* Discretion is manifested under Section 145(2) of the NI Act to summon any person giving evidence and this ought to be exercised by the magistrate only if the accused pleads a plausible defence.

* Directions to formulate a scheme for online mediation of pending cases at the trial/appeal/revisional stages for expediting the disposal of cases and to permit the accused to appear through the online platform. Also, consider mediation on non-working days and hours.

* Online mediation should be made a pre-requisite in pending cases under 138 cases listed before the court.

* Exclusive and independent courts to be set up for fast disposal of such cases.

* In view of the limitations contained in Section 219 of the Code of Criminal Procedure, 1973, a legislative amendment may be required to address the issue of multiplicity of proceedings where cheques have been issued for one purpose, but multiple complaints, summons and trials have to be undertaken.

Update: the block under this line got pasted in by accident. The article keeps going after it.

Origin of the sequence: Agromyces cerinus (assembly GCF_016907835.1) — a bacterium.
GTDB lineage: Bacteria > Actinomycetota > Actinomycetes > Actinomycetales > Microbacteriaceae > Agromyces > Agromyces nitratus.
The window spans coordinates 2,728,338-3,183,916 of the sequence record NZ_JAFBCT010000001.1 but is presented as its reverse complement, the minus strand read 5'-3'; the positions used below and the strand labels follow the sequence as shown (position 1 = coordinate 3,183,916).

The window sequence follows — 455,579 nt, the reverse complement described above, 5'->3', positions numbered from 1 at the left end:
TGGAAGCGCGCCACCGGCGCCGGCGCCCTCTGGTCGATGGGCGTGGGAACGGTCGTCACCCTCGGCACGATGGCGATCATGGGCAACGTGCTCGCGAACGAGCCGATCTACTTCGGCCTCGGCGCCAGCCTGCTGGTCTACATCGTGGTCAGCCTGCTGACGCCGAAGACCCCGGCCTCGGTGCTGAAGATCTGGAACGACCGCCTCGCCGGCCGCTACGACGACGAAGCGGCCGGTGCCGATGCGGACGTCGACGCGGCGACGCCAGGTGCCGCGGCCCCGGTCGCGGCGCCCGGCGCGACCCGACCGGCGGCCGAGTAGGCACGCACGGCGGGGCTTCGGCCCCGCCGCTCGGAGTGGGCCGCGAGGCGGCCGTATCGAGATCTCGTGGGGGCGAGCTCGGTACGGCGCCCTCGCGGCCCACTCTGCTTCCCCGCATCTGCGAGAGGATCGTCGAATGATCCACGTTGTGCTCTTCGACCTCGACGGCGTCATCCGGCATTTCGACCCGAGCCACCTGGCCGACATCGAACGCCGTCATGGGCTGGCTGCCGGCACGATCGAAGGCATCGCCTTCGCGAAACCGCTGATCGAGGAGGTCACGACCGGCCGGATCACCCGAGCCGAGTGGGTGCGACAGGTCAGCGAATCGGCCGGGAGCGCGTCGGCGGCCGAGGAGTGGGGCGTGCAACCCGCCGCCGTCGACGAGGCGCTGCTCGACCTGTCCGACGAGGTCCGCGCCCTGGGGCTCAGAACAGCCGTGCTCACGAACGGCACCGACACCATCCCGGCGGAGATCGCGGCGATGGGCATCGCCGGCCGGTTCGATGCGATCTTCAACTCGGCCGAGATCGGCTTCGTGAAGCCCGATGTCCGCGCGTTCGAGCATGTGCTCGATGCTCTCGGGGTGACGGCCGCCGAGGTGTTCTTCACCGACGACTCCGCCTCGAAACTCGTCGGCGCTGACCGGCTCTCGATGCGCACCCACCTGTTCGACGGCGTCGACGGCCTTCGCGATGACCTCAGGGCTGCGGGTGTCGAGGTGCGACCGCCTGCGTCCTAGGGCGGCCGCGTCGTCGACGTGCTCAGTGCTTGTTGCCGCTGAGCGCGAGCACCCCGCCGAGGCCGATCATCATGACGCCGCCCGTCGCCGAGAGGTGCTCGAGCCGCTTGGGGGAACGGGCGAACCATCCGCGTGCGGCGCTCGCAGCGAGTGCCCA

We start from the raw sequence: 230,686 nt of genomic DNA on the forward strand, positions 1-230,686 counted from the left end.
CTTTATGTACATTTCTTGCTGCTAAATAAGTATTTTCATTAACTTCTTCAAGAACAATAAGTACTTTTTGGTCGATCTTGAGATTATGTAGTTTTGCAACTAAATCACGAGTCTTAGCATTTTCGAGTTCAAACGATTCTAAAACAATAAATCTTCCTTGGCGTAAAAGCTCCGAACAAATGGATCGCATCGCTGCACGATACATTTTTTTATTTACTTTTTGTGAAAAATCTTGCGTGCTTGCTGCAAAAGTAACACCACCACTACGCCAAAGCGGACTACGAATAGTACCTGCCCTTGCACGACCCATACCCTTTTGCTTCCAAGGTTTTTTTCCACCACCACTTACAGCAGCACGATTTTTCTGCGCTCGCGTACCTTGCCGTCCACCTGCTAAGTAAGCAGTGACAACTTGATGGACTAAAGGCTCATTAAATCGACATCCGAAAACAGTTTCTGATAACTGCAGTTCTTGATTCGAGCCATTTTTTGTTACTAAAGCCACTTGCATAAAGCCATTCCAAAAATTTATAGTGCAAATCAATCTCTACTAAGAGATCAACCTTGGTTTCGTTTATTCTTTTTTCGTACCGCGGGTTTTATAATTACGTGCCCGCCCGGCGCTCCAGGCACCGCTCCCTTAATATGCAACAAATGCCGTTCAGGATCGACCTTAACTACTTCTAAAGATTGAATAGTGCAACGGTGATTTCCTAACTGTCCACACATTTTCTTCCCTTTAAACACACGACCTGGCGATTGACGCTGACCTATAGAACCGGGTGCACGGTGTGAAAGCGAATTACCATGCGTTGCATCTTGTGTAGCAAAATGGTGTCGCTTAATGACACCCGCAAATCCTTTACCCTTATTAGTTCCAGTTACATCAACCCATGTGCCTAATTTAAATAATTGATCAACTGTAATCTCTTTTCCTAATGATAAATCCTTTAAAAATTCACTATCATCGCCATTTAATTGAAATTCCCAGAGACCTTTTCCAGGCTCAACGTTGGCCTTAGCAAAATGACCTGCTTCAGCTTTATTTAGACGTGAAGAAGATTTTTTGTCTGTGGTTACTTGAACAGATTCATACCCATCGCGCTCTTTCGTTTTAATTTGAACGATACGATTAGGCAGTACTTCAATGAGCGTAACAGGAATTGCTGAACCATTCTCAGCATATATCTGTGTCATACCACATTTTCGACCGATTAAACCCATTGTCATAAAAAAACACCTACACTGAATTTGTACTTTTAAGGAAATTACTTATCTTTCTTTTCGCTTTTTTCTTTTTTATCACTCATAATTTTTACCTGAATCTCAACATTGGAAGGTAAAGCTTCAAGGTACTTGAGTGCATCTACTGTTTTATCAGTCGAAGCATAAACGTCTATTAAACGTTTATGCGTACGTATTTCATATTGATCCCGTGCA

* Consider issuing directions to High Courts to amend their Criminal Rules of Practice to ensure that complaints arising out of the same transaction, but resulting in dishonour of multiple cheques, be clubbed together and a common process evolved for service of summons and joint trial.

The amicus curiae relied on a circular on June 8, 2020, issued by the Union of India, to de-criminalise certain minor offences, including Section 138 NI Act. He stated: “In our opinion, any discussion in a judicial forum as regards the desirability of decriminalisation of cheque dishonour would pre-empt legislation, which would not be desirable.”

Decriminalising minor offences laid down under various acts has been the top priority for the central government since companies and businesses have been affected during the pandemic. So, in order to revive from the economic loss and promote growth, the government has come up with the idea of nullify the criminal punishment attached with the provision under 138 Negotiable Instrument Act, 1881.